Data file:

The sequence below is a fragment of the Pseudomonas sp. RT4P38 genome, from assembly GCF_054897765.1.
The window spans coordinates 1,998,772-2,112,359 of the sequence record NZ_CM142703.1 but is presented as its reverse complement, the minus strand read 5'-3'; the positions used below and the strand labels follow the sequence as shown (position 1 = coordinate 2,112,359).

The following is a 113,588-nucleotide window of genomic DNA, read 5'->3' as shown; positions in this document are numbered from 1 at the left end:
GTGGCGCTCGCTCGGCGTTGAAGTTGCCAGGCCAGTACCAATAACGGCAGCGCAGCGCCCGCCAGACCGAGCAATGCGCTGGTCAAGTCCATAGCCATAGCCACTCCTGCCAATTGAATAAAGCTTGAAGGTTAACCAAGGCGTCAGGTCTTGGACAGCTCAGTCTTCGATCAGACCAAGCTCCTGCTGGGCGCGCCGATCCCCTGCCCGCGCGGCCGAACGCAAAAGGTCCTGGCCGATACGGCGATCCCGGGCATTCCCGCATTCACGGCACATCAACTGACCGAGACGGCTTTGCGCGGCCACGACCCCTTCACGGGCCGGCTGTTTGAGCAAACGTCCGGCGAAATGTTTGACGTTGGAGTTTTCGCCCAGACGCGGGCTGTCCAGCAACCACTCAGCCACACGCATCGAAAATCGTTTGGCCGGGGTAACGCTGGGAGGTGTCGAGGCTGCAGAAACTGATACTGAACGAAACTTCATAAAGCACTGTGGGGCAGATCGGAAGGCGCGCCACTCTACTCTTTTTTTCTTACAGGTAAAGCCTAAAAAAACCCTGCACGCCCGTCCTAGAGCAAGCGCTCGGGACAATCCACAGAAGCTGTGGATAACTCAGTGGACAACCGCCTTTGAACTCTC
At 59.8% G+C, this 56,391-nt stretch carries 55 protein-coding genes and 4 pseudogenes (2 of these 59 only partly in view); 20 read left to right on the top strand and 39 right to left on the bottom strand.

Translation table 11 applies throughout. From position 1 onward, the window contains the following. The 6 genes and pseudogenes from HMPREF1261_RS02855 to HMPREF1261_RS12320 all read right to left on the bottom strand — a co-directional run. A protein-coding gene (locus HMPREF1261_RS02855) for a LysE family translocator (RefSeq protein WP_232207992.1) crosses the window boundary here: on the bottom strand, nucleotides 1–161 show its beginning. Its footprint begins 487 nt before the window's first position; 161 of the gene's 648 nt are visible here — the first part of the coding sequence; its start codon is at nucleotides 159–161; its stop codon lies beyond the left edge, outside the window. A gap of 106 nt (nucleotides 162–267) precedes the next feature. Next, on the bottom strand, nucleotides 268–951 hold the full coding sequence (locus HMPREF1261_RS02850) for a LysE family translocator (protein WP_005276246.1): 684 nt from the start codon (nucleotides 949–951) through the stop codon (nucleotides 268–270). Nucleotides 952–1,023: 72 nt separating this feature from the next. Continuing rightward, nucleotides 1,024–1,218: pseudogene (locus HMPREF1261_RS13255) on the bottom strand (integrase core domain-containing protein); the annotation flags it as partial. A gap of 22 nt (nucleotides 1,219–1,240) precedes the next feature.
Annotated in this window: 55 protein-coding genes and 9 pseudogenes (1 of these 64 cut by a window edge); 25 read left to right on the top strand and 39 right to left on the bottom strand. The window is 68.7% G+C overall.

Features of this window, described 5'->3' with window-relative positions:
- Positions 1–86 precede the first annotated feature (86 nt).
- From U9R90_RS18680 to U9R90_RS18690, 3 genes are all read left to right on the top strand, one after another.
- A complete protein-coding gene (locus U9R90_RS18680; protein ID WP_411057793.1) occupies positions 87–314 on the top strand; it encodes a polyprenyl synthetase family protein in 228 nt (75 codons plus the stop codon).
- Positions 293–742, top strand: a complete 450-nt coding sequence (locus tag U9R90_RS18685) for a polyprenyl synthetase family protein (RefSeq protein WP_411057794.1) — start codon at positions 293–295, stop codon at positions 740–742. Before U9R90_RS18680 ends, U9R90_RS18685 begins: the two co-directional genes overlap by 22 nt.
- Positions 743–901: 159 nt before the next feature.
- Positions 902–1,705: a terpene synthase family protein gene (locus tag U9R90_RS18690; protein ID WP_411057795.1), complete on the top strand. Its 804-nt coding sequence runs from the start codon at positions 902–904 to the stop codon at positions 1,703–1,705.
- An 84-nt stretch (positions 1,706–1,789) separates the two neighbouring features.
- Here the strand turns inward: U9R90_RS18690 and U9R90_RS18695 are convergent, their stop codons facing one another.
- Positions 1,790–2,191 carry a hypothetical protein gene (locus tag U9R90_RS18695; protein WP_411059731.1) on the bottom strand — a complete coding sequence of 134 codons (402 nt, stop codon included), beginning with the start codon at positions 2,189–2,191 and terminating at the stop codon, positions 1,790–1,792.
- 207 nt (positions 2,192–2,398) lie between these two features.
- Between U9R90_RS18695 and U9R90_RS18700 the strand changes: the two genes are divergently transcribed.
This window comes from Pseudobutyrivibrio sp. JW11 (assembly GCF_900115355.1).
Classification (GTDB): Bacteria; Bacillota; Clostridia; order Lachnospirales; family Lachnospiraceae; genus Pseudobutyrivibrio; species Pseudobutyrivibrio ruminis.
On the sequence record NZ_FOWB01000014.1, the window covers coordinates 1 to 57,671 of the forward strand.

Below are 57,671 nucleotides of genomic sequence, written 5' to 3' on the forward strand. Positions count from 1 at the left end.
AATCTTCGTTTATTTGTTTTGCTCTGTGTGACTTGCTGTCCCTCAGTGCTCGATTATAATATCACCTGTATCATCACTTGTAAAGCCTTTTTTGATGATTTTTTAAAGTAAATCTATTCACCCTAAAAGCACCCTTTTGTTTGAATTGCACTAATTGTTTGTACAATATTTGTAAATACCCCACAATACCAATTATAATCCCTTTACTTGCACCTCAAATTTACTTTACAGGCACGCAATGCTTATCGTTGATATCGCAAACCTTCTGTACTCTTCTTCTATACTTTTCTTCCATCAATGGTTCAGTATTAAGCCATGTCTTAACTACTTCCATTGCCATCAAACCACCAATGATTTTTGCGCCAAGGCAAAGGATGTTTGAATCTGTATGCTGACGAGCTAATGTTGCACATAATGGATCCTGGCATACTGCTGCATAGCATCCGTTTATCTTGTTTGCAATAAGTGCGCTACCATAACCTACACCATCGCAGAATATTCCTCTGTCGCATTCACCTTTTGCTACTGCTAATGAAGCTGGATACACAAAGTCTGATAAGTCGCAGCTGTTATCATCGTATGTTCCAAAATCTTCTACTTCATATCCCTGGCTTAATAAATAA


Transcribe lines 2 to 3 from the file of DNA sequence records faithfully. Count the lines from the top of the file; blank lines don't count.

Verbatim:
The window spans coordinates 1,998,772-2,112,359 of the sequence record NZ_CM142703.1 but is presented as its reverse complement, the minus strand read 5'-3'; the positions used below and the strand labels follow the sequence as shown (position 1 = coordinate 2,112,359).

The following is a 113,588-nucleotide window of genomic DNA, read 5'->3' as shown; positions in this document are numbered from 1 at the left end: